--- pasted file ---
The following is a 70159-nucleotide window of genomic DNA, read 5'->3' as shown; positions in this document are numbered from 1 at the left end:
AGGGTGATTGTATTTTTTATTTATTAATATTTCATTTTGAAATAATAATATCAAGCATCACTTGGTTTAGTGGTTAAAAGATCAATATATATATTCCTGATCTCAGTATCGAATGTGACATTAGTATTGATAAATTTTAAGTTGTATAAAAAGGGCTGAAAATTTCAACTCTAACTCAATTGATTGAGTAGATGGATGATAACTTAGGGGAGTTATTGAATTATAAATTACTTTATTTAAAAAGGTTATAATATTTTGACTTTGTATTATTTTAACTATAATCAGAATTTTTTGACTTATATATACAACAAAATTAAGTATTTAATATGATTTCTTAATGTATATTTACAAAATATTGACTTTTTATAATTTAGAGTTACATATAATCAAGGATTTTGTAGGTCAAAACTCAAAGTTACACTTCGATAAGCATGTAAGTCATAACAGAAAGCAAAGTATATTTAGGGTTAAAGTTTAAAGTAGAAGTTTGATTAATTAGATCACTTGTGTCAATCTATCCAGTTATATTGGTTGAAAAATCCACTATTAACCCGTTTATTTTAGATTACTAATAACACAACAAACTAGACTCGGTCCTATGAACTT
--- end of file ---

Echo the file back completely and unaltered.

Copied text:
The following is a 70159-nucleotide window of genomic DNA, read 5'->3' as shown; positions in this document are numbered from 1 at the left end:
AGGGTGATTGTATTTTTTATTTATTAATATTTCATTTTGAAATAATAATATCAAGCATCACTTGGTTTAGTGGTTAAAAGATCAATATATATATTCCTGATCTCAGTATCGAATGTGACATTAGTATTGATAAATTTTAAGTTGTATAAAAAGGGCTGAAAATTTCAACTCTAACTCAATTGATTGAGTAGATGGATGATAACTTAGGGGAGTTATTGAATTATAAATTACTTTATTTAAAAAGGTTATAATATTTTGACTTTGTATTATTTTAACTATAATCAGAATTTTTTGACTTATATATACAACAAAATTAAGTATTTAATATGATTTCTTAATGTATATTTACAAAATATTGACTTTTTATAATTTAGAGTTACATATAATCAAGGATTTTGTAGGTCAAAACTCAAAGTTACACTTCGATAAGCATGTAAGTCATAACAGAAAGCAAAGTATATTTAGGGTTAAAGTTTAAAGTAGAAGTTTGATTAATTAGATCACTTGTGTCAATCTATCCAGTTATATTGGTTGAAAAATCCACTATTAACCCGTTTATTTTAGATTACTAATAACACAACAAACTAGACTCGGTCCTATGAACTT